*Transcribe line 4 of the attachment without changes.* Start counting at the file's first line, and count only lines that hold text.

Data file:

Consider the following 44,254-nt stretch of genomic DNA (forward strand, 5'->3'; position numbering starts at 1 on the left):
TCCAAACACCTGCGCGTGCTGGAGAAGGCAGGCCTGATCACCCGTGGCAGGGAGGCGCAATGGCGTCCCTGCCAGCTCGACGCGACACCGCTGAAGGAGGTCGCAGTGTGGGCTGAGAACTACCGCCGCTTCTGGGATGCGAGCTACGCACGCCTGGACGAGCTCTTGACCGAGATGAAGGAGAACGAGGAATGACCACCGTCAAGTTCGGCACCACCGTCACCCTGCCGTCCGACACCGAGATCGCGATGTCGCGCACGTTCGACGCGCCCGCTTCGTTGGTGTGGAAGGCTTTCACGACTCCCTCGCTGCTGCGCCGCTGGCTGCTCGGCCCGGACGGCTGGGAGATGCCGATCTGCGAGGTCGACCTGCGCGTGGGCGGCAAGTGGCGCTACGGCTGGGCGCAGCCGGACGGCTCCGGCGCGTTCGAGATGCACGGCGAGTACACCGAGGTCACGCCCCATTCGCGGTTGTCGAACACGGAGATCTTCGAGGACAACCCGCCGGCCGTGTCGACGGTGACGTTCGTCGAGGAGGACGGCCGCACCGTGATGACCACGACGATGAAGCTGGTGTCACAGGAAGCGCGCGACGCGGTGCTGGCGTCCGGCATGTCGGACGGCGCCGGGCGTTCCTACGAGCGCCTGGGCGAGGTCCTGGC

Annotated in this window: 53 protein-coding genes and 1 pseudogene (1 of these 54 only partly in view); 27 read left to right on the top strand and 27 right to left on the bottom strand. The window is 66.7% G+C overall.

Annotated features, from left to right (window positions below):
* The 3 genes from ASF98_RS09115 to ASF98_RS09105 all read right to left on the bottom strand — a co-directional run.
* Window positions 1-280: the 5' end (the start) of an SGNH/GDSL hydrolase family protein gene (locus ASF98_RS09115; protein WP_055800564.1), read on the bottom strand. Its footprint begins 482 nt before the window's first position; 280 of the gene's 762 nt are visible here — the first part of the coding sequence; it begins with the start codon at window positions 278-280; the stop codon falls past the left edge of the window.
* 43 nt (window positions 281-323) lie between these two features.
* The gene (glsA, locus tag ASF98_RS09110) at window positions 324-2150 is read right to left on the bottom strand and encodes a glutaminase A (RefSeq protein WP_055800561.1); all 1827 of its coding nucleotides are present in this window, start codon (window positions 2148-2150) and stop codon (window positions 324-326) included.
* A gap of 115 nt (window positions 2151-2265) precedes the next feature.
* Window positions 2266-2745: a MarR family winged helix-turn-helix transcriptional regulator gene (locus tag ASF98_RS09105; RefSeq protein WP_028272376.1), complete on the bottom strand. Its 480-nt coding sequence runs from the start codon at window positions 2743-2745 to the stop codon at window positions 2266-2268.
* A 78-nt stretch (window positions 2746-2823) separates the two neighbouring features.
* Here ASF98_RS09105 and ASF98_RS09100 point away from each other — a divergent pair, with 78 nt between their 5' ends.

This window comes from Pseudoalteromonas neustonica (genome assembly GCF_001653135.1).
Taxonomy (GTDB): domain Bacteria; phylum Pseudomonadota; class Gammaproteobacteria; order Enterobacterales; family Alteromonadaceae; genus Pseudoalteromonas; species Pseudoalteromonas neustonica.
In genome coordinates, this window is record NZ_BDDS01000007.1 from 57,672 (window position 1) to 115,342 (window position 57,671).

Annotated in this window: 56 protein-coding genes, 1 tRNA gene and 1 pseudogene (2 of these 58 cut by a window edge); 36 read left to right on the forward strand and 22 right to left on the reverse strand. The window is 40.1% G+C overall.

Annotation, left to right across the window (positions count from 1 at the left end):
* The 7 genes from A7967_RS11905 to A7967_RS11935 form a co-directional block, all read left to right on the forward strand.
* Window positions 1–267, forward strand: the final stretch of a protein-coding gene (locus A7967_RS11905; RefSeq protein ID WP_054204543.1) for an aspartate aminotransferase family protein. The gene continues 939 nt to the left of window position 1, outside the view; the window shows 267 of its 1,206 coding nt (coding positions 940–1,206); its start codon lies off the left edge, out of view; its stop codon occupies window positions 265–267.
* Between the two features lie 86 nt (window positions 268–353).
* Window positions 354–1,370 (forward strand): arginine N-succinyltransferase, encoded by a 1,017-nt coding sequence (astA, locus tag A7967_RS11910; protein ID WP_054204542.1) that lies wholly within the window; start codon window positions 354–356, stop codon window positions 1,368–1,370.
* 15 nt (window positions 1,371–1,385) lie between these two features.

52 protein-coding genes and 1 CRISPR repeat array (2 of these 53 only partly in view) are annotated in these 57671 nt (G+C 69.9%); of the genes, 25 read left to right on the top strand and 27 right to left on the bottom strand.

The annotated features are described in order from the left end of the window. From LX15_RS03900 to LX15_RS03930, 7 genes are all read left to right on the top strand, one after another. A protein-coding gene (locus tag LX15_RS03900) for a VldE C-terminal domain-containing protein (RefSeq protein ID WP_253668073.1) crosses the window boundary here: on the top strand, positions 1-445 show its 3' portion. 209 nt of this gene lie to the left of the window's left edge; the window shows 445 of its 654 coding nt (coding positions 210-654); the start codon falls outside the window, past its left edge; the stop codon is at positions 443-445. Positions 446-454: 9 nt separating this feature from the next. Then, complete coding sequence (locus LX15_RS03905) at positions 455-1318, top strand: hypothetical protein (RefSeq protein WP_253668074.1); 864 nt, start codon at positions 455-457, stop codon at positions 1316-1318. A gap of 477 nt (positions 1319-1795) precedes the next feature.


Annotated features, from left to right (window positions below):